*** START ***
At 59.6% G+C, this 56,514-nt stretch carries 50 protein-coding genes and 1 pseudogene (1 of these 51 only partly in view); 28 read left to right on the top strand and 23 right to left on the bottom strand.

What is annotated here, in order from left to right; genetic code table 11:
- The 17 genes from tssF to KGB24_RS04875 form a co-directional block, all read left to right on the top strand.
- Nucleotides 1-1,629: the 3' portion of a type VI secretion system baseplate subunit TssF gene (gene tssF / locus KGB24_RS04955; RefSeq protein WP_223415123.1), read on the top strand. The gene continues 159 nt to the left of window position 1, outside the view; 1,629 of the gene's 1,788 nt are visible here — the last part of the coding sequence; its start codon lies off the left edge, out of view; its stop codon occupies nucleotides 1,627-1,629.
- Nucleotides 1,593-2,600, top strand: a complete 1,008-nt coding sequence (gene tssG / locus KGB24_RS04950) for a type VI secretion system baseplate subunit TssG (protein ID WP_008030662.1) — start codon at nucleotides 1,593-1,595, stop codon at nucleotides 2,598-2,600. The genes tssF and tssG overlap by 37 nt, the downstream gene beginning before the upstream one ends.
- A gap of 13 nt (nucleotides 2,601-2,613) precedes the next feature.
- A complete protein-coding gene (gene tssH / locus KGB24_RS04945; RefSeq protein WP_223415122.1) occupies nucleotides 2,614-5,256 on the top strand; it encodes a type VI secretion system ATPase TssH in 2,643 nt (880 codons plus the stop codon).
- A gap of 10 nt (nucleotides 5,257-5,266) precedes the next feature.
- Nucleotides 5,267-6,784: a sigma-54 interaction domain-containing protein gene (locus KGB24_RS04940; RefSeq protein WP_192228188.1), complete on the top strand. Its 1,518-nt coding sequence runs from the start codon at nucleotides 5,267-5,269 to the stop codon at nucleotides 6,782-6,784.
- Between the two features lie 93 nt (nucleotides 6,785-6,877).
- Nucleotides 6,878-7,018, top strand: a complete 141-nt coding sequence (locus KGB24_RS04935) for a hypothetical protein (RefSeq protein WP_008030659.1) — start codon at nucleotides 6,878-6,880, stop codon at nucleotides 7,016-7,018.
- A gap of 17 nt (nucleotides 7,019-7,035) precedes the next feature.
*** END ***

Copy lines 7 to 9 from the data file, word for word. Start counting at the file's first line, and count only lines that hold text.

- A complete protein-coding gene (gene tssH / locus KGB24_RS04945; RefSeq protein WP_223415122.1) occupies nucleotides 2,614-5,256 on the top strand; it encodes a type VI secretion system ATPase TssH in 2,643 nt (880 codons plus the stop codon).
- A gap of 10 nt (nucleotides 5,257-5,266) precedes the next feature.
- Nucleotides 5,267-6,784: a sigma-54 interaction domain-containing protein gene (locus KGB24_RS04940; RefSeq protein WP_192228188.1), complete on the top strand. Its 1,518-nt coding sequence runs from the start codon at nucleotides 5,267-5,269 to the stop codon at nucleotides 6,782-6,784.